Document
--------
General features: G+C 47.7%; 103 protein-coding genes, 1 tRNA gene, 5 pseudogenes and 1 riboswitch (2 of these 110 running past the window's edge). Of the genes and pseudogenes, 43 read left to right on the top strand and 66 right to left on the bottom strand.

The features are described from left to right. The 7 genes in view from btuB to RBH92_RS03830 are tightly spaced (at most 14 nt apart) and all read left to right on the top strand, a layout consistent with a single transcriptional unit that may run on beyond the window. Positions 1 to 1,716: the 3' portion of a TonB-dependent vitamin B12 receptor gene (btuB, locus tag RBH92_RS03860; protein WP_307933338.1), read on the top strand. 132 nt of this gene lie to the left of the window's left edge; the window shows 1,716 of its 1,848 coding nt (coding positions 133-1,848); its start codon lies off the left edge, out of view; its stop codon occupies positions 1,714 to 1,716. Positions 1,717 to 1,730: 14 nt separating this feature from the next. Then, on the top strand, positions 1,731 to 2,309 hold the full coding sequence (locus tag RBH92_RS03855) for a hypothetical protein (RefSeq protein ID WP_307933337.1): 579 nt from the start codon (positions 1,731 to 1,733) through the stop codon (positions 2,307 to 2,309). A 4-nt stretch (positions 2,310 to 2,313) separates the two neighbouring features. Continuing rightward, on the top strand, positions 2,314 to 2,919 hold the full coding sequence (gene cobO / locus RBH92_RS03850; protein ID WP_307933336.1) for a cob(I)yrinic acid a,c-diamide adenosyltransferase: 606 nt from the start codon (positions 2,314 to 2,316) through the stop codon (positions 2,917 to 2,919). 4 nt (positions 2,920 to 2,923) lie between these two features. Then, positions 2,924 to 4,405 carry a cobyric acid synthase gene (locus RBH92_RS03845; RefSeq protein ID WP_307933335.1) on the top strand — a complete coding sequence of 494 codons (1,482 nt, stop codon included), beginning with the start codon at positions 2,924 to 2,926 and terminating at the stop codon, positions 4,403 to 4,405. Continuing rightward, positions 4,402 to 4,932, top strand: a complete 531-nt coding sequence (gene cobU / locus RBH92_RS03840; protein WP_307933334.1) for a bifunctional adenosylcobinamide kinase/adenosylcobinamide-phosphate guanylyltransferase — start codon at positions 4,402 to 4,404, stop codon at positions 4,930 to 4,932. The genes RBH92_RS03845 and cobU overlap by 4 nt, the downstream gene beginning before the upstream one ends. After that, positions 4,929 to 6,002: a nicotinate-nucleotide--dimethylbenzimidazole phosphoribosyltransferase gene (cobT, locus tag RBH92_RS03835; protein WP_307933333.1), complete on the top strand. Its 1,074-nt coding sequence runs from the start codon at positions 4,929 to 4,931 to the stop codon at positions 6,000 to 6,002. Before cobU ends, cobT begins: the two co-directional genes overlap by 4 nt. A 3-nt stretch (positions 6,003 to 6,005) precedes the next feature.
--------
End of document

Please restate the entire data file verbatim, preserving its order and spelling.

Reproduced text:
General features: G+C 47.7%; 103 protein-coding genes, 1 tRNA gene, 5 pseudogenes and 1 riboswitch (2 of these 110 running past the window's edge). Of the genes and pseudogenes, 43 read left to right on the top strand and 66 right to left on the bottom strand.

The features are described from left to right. The 7 genes in view from btuB to RBH92_RS03830 are tightly spaced (at most 14 nt apart) and all read left to right on the top strand, a layout consistent with a single transcriptional unit that may run on beyond the window. Positions 1 to 1,716: the 3' portion of a TonB-dependent vitamin B12 receptor gene (btuB, locus tag RBH92_RS03860; protein WP_307933338.1), read on the top strand. 132 nt of this gene lie to the left of the window's left edge; the window shows 1,716 of its 1,848 coding nt (coding positions 133-1,848); its start codon lies off the left edge, out of view; its stop codon occupies positions 1,714 to 1,716. Positions 1,717 to 1,730: 14 nt separating this feature from the next. Then, on the top strand, positions 1,731 to 2,309 hold the full coding sequence (locus tag RBH92_RS03855) for a hypothetical protein (RefSeq protein ID WP_307933337.1): 579 nt from the start codon (positions 1,731 to 1,733) through the stop codon (positions 2,307 to 2,309). A 4-nt stretch (positions 2,310 to 2,313) separates the two neighbouring features. Continuing rightward, on the top strand, positions 2,314 to 2,919 hold the full coding sequence (gene cobO / locus RBH92_RS03850; protein ID WP_307933336.1) for a cob(I)yrinic acid a,c-diamide adenosyltransferase: 606 nt from the start codon (positions 2,314 to 2,316) through the stop codon (positions 2,917 to 2,919). 4 nt (positions 2,920 to 2,923) lie between these two features. Then, positions 2,924 to 4,405 carry a cobyric acid synthase gene (locus RBH92_RS03845; RefSeq protein ID WP_307933335.1) on the top strand — a complete coding sequence of 494 codons (1,482 nt, stop codon included), beginning with the start codon at positions 2,924 to 2,926 and terminating at the stop codon, positions 4,403 to 4,405. Continuing rightward, positions 4,402 to 4,932, top strand: a complete 531-nt coding sequence (gene cobU / locus RBH92_RS03840; protein WP_307933334.1) for a bifunctional adenosylcobinamide kinase/adenosylcobinamide-phosphate guanylyltransferase — start codon at positions 4,402 to 4,404, stop codon at positions 4,930 to 4,932. The genes RBH92_RS03845 and cobU overlap by 4 nt, the downstream gene beginning before the upstream one ends. After that, positions 4,929 to 6,002: a nicotinate-nucleotide--dimethylbenzimidazole phosphoribosyltransferase gene (cobT, locus tag RBH92_RS03835; protein WP_307933333.1), complete on the top strand. Its 1,074-nt coding sequence runs from the start codon at positions 4,929 to 4,931 to the stop codon at positions 6,000 to 6,002. Before cobU ends, cobT begins: the two co-directional genes overlap by 4 nt. A 3-nt stretch (positions 6,003 to 6,005) precedes the next feature.